In the past five years, I have learned more than I did in the 22 years that came before them. I have grown as a person into someone that I am really, truly proud of being.
In this school, now Mid City, I have found another home. I have found a family. I have found so, so much more than I ever thought I would walking through the doors for the first time five years ago.
My coworkers have become good friends – friends who get me and my band obsessions, my outrage at sexism in the sports world, my need for time away from people, my need for data and information. We have theme days and staff socials that turn into karaoke nights and we have endless, endless inside jokes.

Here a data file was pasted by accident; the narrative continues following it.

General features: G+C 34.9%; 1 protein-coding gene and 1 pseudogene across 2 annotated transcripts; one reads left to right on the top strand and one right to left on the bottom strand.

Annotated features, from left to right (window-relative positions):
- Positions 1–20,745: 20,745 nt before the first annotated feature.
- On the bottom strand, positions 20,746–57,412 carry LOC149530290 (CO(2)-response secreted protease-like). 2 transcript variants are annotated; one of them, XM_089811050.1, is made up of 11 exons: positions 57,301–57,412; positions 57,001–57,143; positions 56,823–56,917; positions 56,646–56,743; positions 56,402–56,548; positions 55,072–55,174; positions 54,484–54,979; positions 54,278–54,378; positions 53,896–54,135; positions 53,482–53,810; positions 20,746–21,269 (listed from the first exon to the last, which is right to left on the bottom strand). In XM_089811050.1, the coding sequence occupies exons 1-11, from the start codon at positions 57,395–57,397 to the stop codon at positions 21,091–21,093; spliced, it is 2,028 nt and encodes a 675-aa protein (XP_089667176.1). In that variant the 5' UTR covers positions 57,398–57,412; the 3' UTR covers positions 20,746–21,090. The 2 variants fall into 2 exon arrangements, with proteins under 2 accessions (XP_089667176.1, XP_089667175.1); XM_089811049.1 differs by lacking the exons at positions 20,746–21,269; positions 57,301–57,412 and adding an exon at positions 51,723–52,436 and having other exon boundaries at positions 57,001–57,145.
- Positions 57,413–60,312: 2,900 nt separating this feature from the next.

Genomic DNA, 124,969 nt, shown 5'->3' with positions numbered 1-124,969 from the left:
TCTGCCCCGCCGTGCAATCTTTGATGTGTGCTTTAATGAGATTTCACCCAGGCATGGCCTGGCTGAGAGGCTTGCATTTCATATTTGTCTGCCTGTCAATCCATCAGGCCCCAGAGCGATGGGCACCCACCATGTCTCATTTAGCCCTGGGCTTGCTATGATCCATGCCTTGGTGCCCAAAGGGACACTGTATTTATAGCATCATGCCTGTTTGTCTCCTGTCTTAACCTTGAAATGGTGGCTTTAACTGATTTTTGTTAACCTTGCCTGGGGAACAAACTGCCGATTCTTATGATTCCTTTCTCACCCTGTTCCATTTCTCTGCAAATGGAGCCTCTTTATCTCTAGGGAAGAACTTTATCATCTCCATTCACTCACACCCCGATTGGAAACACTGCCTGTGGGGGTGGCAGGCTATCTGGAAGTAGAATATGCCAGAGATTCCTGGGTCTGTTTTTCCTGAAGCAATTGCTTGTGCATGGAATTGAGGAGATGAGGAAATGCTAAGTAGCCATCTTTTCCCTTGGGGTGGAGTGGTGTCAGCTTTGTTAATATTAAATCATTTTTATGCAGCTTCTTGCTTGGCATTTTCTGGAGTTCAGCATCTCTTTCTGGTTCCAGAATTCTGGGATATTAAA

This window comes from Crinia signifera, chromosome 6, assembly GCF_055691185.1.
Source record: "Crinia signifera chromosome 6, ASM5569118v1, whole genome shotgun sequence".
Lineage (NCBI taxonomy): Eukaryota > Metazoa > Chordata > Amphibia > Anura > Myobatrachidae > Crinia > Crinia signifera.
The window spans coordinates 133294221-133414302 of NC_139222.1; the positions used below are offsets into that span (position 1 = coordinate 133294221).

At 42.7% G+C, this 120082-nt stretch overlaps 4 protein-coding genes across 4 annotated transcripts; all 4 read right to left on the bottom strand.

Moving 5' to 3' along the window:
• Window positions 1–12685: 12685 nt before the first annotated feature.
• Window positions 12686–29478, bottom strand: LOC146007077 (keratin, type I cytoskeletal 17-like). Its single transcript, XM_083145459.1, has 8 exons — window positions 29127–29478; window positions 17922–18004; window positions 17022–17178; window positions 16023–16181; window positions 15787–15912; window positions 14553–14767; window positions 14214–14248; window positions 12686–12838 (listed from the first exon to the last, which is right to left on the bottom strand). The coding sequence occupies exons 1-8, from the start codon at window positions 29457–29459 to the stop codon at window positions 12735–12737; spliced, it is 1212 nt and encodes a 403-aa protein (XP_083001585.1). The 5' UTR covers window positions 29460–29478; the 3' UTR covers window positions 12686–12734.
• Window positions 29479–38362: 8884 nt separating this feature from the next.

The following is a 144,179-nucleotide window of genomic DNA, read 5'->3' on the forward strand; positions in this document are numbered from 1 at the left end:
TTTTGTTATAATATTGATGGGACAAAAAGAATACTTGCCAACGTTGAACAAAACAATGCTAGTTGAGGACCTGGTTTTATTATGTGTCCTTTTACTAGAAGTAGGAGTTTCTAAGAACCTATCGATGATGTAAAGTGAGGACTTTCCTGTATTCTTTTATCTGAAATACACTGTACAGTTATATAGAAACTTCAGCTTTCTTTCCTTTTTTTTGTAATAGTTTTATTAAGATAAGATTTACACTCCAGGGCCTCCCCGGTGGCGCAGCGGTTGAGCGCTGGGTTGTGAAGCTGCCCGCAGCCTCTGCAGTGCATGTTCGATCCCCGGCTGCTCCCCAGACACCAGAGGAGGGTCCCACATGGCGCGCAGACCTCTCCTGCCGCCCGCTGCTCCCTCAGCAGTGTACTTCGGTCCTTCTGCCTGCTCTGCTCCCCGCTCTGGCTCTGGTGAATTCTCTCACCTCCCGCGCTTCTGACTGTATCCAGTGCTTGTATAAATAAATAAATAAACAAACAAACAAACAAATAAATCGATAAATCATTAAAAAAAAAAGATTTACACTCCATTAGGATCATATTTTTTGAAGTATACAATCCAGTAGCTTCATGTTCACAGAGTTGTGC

My administration treats me with respect and importance – they make me feel like I am an expert in math education and take my input on changes and ideas. I know I can approach them if I disagree with something, or if I have an idea.
My students. Man, my students. I went from not understanding them at all, and having different goals for them than they did for themselves, to truly trying to work together to reach for whatever they think success looks like for them.
In the past five years, they have made me laugh every single day. From the things you can see browsing #thingsstudentssay on my twitter to more complicated and subtle inside jokes with different class periods.
They have made me cry, for all different reasons. Because they frustrate me. Because I hurt for them. Because they’ve lost loved ones or we have lost part of our Maverick Family. Because I am so incredibly, wonderfully proud of them.